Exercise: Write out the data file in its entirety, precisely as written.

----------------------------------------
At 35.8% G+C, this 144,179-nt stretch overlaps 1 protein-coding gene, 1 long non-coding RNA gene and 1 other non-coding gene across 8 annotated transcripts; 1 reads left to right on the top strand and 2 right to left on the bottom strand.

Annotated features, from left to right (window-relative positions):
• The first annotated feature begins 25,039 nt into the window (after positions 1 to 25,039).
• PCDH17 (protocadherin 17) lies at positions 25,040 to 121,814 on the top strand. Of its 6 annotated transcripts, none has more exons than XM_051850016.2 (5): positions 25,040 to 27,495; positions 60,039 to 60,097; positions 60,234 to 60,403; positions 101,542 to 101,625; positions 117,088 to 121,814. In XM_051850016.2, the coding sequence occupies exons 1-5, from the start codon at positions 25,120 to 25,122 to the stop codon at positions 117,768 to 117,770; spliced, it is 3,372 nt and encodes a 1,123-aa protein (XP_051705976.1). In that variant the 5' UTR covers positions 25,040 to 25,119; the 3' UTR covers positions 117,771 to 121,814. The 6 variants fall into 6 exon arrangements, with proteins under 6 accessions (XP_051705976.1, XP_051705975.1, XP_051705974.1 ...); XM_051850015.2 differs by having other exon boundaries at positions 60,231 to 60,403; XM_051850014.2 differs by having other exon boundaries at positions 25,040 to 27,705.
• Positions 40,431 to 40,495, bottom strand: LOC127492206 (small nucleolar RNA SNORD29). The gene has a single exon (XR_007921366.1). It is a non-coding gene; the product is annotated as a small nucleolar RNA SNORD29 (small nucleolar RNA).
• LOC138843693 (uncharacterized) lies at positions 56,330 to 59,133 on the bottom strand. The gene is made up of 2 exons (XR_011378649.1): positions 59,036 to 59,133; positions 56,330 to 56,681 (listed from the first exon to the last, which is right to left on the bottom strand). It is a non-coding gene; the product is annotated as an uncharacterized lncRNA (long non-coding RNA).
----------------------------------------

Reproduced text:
At 35.8% G+C, this 144,179-nt stretch overlaps 1 protein-coding gene, 1 long non-coding RNA gene and 1 other non-coding gene across 8 annotated transcripts; 1 reads left to right on the top strand and 2 right to left on the bottom strand.

Annotated features, from left to right (window-relative positions):
• The first annotated feature begins 25,039 nt into the window (after positions 1 to 25,039).
• PCDH17 (protocadherin 17) lies at positions 25,040 to 121,814 on the top strand. Of its 6 annotated transcripts, none has more exons than XM_051850016.2 (5): positions 25,040 to 27,495; positions 60,039 to 60,097; positions 60,234 to 60,403; positions 101,542 to 101,625; positions 117,088 to 121,814. In XM_051850016.2, the coding sequence occupies exons 1-5, from the start codon at positions 25,120 to 25,122 to the stop codon at positions 117,768 to 117,770; spliced, it is 3,372 nt and encodes a 1,123-aa protein (XP_051705976.1). In that variant the 5' UTR covers positions 25,040 to 25,119; the 3' UTR covers positions 117,771 to 121,814. The 6 variants fall into 6 exon arrangements, with proteins under 6 accessions (XP_051705976.1, XP_051705975.1, XP_051705974.1 ...); XM_051850015.2 differs by having other exon boundaries at positions 60,231 to 60,403; XM_051850014.2 differs by having other exon boundaries at positions 25,040 to 27,705.
• Positions 40,431 to 40,495, bottom strand: LOC127492206 (small nucleolar RNA SNORD29). The gene has a single exon (XR_007921366.1). It is a non-coding gene; the product is annotated as a small nucleolar RNA SNORD29 (small nucleolar RNA).
• LOC138843693 (uncharacterized) lies at positions 56,330 to 59,133 on the bottom strand. The gene is made up of 2 exons (XR_011378649.1): positions 59,036 to 59,133; positions 56,330 to 56,681 (listed from the first exon to the last, which is right to left on the bottom strand). It is a non-coding gene; the product is annotated as an uncharacterized lncRNA (long non-coding RNA).